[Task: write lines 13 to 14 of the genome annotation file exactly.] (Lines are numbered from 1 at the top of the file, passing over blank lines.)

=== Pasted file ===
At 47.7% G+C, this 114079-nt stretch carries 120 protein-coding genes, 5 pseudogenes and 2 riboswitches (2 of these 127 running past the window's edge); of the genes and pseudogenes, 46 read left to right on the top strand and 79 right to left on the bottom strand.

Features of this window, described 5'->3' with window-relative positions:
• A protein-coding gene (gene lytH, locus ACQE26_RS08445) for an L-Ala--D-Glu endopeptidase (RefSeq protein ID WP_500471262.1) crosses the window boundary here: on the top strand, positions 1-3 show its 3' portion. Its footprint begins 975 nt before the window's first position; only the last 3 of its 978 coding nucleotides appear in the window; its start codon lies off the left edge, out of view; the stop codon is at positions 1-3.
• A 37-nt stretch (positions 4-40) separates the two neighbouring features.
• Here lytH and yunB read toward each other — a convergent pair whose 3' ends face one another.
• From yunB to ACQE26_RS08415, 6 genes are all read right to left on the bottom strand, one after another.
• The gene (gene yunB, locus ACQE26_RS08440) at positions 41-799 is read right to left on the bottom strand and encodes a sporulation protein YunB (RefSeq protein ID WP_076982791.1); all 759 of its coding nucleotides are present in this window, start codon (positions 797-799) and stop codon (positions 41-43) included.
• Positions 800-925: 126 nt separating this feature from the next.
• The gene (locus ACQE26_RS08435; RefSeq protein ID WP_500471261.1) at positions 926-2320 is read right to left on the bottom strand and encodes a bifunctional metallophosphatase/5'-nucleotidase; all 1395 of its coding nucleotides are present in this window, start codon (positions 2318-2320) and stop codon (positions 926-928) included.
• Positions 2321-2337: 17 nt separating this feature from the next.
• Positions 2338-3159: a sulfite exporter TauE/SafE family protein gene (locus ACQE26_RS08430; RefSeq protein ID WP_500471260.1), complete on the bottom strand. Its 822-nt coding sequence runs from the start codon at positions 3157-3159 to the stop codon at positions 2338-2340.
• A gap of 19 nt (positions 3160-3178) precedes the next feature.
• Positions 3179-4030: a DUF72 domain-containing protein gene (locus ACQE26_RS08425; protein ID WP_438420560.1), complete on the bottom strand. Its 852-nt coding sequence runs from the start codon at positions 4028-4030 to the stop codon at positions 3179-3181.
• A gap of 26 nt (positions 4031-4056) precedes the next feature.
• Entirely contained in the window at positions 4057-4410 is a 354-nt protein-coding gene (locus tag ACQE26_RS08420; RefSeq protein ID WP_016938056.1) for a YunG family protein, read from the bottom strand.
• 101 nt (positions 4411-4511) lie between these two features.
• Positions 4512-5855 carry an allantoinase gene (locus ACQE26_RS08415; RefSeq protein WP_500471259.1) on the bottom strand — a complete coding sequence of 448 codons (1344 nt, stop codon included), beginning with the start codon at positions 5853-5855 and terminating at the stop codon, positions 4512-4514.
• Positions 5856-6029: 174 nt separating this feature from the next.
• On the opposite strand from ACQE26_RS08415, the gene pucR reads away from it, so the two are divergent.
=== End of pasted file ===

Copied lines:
• Positions 3179-4030: a DUF72 domain-containing protein gene (locus ACQE26_RS08425; protein ID WP_438420560.1), complete on the bottom strand. Its 852-nt coding sequence runs from the start codon at positions 4028-4030 to the stop codon at positions 3179-3181.
• A gap of 26 nt (positions 4031-4056) precedes the next feature.